August 22, 2016

Resume Paper Isn't Even Skin Deep

In the job hunt, we try to put our best feet forward. We want our resume to catch the eyes of recruiters or prospective employers. We double-check our spelling and grammar, play with cool fonts, and decrease already small margins. We struggle to cut our experiences, skills, and education down to a single page. We ask ourselves, “Does this one page summarize the entirety of what will make me standout as a qualified applicant?”

Resumes are supposed to be relevant and tailored to the position. For that reason, I don’t include the several years I waitressed on my resume when I apply to positions in marketing. What do marketing and serving have in common? More than you might think.

Waiting tables taught me to work under pressure…with a smile. The stress of managing multiple tables (getting orders, placing orders, filling drinks, calculating change, running credit cards, communicating with the hostess and chefs, and treating each customer as if they’re the only person in the restaurant) is surprisingly similar to the stress of juggling deadlines, handling multiple projects, and thinking creatively and quickly to problem solve. It also taught me to work as part of a team and communicate clearly and effectively.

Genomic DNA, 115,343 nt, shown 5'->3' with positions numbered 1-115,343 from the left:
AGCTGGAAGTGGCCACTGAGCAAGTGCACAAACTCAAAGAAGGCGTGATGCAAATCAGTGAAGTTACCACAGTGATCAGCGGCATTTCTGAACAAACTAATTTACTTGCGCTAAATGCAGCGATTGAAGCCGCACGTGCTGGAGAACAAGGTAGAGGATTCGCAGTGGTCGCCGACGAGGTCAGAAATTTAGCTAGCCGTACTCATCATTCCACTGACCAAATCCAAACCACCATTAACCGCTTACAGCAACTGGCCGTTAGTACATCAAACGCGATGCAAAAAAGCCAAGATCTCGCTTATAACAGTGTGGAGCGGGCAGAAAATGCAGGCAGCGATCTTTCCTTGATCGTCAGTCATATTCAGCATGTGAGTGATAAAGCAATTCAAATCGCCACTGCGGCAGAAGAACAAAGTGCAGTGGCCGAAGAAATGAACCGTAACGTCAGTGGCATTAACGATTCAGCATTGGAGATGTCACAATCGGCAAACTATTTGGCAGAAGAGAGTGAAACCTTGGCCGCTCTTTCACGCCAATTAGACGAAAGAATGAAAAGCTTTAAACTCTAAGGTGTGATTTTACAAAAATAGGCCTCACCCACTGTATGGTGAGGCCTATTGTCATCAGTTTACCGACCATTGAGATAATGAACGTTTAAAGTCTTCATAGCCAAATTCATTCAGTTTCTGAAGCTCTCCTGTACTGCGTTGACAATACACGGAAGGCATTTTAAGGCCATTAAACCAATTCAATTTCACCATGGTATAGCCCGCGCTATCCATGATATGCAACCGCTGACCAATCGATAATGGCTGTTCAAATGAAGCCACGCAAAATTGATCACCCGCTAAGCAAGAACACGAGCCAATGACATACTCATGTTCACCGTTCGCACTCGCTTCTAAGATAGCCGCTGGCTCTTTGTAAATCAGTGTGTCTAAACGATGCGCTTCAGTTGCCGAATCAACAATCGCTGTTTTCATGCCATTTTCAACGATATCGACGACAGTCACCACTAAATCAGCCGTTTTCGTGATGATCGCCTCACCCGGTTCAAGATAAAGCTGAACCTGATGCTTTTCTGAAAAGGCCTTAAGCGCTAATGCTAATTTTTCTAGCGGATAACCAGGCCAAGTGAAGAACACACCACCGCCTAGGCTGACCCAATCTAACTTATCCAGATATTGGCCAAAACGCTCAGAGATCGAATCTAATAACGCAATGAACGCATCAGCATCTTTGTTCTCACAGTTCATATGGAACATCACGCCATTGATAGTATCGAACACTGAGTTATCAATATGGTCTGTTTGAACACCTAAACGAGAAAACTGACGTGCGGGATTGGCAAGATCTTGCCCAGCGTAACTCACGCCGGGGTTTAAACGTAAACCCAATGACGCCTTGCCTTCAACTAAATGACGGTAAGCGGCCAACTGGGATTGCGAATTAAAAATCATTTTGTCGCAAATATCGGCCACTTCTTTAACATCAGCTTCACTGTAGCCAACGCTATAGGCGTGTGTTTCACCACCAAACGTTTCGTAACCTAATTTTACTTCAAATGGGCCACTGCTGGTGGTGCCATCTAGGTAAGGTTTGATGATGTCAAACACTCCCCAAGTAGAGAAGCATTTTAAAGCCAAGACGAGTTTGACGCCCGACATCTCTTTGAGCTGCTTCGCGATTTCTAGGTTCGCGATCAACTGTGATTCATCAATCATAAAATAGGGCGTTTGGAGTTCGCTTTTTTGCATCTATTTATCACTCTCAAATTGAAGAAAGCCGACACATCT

Maybe your time as a collegiate athlete taught you to be coachable, handle criticism, and be mentally tough. Or you’ve learned to connect with others and raise money through your dedication to a non-profit.  Perhaps becoming a parent has given you new levels of patience when things aren’t going as planned, impressive time management skills, and increased selflessness. 

A piece of paper that describes your skills and experience is only two-dimensional. Humans aren’t two-dimensional. At TSP, we say that resume paper isn't even skin deep. It means we look beyond resumes, cover letters, and check boxes to see an individual’s complexities.

What makes you unique? What gets you excited? How do you work best? Can you explain your thought process? What do you do for fun? What are you looking for? In what ways do you uniquely contribute to company culture? Where do you fit?

It might be worth asking yourself and your co-workers, “What’s not on your resume?” We’re going to ask ours and let you know what we learn.

 

Tags: resumes, #powerofpersonal, culture, employer brand

Author
Cheyanne Cierpial

Cheyanne joined TSP as a Marketing Coordinator, working with the team on social media, content creation, and event coordination. After graduating from Denison University, she moved to Columbus where she can be found exploring bookstores and coffee shops during her free time. 

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